The law, which took effect in September, requires businesses with at least five employees operating in Seattle to provide paid sick leave to workers. Seattle is one of three major cities in the United States to have the law.
Senate Bill 5728 would take Seattle’s law off the books by declaring that the Legislature has the sole responsibility for sick-leave requirements. Senate Bill 5726 would scale back Seattle’s law by prohibiting cities from requiring sick leave for employers based outside the city.
Both bills were introduced Tuesday by Centralia Republican John Braun and are supported by Senate Majority Leader Rodney Tom, D-Medina.
No Seattle senators have signed on.
Braun said his main problem with Seattle’s law is that it is affecting businesses that are based outside of Seattle, but do some business there. In addition, he said, “if this is a good idea, it’s a good idea on the state level, and this is a statewide program, and that’s the Legislature’s purview.”
“These are all nice ideas,” he added. “But we can’t afford every nice idea. We have to be realistic.”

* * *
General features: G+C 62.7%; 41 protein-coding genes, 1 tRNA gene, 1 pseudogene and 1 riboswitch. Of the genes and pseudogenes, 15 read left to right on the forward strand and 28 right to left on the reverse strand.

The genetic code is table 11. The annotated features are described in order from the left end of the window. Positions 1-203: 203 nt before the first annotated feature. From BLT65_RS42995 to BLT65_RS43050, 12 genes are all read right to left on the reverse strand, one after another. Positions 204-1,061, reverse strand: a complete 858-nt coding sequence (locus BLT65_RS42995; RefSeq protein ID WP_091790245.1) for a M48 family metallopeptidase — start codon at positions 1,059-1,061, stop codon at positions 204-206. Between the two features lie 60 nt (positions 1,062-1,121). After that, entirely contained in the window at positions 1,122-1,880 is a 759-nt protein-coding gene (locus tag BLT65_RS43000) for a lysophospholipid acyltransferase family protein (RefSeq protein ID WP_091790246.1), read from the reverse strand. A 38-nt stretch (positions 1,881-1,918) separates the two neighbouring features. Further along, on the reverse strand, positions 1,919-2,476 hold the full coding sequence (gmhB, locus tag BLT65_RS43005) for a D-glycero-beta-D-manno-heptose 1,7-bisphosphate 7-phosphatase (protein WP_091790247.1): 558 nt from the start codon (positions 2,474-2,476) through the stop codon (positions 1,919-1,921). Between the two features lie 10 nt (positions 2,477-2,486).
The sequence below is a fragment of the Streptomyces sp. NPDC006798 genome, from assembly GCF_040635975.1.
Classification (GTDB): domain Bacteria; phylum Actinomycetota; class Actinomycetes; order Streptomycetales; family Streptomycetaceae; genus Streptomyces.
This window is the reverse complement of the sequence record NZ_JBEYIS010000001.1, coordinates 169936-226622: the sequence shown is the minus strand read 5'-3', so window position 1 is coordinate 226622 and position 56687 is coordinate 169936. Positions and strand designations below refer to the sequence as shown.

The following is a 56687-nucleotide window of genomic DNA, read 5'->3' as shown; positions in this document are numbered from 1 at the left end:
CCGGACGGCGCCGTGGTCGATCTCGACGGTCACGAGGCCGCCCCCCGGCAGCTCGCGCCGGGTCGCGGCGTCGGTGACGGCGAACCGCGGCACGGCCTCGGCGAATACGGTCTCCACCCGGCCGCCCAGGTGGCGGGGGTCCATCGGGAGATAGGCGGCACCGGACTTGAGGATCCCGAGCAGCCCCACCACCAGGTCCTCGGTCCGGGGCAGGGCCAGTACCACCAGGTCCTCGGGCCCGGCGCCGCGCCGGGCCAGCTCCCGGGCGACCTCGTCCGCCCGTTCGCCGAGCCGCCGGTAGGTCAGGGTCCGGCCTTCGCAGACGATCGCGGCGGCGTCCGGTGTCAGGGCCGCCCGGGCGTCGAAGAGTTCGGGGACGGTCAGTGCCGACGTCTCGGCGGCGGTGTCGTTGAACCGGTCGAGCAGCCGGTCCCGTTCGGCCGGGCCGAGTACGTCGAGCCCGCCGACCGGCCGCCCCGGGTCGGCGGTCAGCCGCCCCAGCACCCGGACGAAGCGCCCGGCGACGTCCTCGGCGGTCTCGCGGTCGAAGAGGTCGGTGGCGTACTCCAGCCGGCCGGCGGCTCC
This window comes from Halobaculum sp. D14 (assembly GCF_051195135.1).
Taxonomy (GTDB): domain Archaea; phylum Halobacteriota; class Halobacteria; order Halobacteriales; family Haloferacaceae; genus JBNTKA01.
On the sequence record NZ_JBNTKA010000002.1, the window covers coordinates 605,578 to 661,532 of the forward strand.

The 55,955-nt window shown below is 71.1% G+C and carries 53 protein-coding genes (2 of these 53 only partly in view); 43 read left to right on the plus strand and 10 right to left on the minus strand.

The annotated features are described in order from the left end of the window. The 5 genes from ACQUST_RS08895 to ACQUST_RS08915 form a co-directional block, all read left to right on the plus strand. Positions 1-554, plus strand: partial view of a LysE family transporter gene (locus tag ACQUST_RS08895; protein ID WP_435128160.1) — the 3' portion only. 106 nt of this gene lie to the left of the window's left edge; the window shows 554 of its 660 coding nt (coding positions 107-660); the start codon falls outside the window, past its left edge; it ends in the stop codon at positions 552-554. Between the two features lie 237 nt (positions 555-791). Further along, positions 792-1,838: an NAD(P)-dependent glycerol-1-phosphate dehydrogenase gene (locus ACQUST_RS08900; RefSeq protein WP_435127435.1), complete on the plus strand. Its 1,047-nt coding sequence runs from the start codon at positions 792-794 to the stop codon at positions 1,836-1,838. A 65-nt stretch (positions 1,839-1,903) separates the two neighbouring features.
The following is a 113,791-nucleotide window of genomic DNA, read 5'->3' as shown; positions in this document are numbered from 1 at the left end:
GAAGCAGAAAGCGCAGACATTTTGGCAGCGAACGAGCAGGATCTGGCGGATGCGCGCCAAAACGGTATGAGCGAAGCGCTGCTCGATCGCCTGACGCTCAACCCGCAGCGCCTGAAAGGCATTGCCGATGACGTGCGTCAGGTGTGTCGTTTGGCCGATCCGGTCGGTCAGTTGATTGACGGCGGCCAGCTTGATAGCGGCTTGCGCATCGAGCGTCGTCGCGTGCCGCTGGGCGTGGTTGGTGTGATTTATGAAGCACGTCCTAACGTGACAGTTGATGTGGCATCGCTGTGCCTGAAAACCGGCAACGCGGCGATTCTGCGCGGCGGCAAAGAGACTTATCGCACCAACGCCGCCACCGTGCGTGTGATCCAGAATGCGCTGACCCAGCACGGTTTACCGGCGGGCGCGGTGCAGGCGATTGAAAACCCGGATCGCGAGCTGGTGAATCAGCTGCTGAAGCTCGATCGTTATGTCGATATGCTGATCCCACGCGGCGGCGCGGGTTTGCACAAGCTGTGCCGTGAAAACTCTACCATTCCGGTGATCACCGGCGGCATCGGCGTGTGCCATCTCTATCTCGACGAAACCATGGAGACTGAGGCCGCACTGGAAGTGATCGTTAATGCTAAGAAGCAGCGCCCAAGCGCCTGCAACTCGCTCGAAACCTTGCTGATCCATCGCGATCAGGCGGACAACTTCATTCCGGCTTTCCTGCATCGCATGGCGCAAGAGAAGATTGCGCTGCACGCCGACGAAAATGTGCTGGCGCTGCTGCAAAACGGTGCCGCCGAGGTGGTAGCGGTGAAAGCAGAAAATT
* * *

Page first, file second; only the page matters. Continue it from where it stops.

The move would be similar to one made is Wisconsin in 2011, when Republicans repealed a Milwaukee sick-leave law.
Officials in Seattle and Olympia blasted Braun’s proposals.
Seattle City Councilmember Nick Licata, who sponsored the city law, called the proposed bills “a violation of trust in the democratic process.”
Democratic State Sen. Karen Keiser, ranking member of the Health Care Committee, went further, calling the proposals “an in-your-face kind of assault on workers’ rights.”
“I don’t know what’s going on here. I guess they just like to beat up on poor people,” she said, adding, “I’m surprised, I’m shocked, I’m upset, and I’ll fight it.”